The charity received widespread support, including from naturalists and TV personalities Chris Packham and Simon King, in response to its urgent COVID-19 funding appeal in Spring 2020.


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Notes to Editors

Biography - Stuart Housden 

Stuart is a B.Sc Hons. Zoology graduate (special project Marine ecology) and he joined the staff of the RSPB in 1976 where he built the organisations policy, planning and advocacy programmes. He trained in strategic business management at Henley College before becoming Director of RSPB Scotland in 1994 and a member of its UK Board.

His work as a Board member of the RSPB, involved developing strategic plans that saw the considerable growth of the organisation in terms of public support, income and impact. Under Stuart’s guidance the membership of RSPB Scotland increased fourfold, and income tenfold. Stuart was successful in winning several large and complex EU Life, HLF, SNH funded projects for example restoring 4000 ha of peatland in the Flow Country, or removing black rats predating important seabird colonies from the Shiants between Skye and Harris.  He retired from RSPB in October 2017.

He was made an OBE in 2005, awarded an Honorary Fellowship by Scotland’s Rural College (SRUC) for services to farming and conservation in 2009 and became an Honorary Fellow of Scottish Environment link in 2018. He is a member of the National Trust for Scotland’s natural heritage advisory board.

Stuart is also currently a member of the National Lottery Heritage Fund, and until September 2020 was a member of the Water Customer Forum, a body charged with helping Scottish Water develop a new 25-year strategy.

He has participated in many Scottish Government stakeholder groups on land use matters and chaired the Rural Development Council at the invitation of then Cabinet Secretary Richard Lochhead MSP. He attended the ‘Earth Summit’ in Johannesburg in 2002 as a Birdlife International and UK Government delegate. Stuart served for over 7 years on the Scottish Power Environment Forum and worked closely with a number of corporate bodies to further conservation outcomes or sponsorship opportunities.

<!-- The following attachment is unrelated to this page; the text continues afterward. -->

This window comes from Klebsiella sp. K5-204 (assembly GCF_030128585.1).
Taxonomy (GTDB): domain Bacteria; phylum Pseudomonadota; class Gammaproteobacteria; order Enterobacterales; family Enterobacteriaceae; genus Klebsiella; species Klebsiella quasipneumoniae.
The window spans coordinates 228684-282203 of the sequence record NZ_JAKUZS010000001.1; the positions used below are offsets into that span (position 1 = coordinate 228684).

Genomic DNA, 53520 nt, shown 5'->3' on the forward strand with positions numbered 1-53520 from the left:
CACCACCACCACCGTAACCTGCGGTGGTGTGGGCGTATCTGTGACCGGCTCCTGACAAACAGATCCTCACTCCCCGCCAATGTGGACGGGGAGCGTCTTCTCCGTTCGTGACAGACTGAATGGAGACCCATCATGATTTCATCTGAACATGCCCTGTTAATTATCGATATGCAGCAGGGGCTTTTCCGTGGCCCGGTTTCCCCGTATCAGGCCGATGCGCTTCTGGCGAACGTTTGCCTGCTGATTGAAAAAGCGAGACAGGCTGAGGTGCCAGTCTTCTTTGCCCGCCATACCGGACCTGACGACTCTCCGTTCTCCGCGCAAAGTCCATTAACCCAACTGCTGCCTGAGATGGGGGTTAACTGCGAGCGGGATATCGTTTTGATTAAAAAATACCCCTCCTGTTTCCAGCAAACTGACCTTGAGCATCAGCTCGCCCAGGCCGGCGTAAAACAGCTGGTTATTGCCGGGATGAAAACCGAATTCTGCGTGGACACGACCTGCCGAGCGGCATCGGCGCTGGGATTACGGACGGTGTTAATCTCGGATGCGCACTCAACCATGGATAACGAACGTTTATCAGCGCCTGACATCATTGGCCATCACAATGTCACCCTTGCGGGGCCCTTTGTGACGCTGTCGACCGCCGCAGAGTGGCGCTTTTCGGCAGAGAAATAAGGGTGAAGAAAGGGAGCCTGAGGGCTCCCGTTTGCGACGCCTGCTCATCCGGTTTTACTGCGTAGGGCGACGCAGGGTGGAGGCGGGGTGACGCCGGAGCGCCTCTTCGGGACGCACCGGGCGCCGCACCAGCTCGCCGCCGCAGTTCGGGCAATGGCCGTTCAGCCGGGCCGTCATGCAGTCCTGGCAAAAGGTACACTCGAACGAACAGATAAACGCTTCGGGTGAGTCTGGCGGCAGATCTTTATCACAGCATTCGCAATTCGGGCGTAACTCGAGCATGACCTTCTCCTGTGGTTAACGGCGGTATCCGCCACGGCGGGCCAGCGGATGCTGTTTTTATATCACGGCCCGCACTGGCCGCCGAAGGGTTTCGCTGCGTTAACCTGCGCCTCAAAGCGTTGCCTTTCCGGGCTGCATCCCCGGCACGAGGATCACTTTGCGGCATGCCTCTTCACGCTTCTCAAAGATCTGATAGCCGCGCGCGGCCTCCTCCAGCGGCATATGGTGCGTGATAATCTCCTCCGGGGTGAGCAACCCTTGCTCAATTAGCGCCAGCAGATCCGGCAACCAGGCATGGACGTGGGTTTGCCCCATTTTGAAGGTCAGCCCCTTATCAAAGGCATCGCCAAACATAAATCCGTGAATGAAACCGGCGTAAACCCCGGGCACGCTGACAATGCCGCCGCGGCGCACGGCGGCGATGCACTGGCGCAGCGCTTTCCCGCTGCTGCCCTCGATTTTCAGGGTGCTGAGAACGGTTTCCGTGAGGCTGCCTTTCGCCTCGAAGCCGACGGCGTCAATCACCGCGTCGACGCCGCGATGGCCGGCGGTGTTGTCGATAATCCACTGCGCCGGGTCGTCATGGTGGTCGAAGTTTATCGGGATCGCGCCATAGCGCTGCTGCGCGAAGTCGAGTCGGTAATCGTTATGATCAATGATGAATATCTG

He has authored articles, scientific papers and contributed to several books, and is a regular speaker at conferences. He has considerable media experience and is the joint author of the best-selling RSPB Handbook of Scottish birds.

Personal interests

Stuart is a resident of Edinburgh, where he has lived with his music teacher wife, since 1993. He has 3 adult children and 7 grandsons.  He is a keen naturalist and birdwatcher and supports conservation efforts by a number of charities in Scotland, and further afield.

Stuart enjoys following Rugby and plays walking touch rugby for seniors! He has visited over 60 Countries worldwide birdwatching and learning about conservation, including major seabird colonies on the Galapagos, around New Zealand, Australia and South Africa.

He is a Trustee of the Gillman Trusts which support environmental work in Scotland. He is a Churchill Fellow having visited New Zealand and Australia to study marine conservation and the role of Marine Protected Areas. He is a trustee of the Brazilian Atlantic Rainforest Trust, and a board member of a Brazilian not for profit organisation REGUA restoring tropical forests and wetlands, based in Rio State.

January 2021.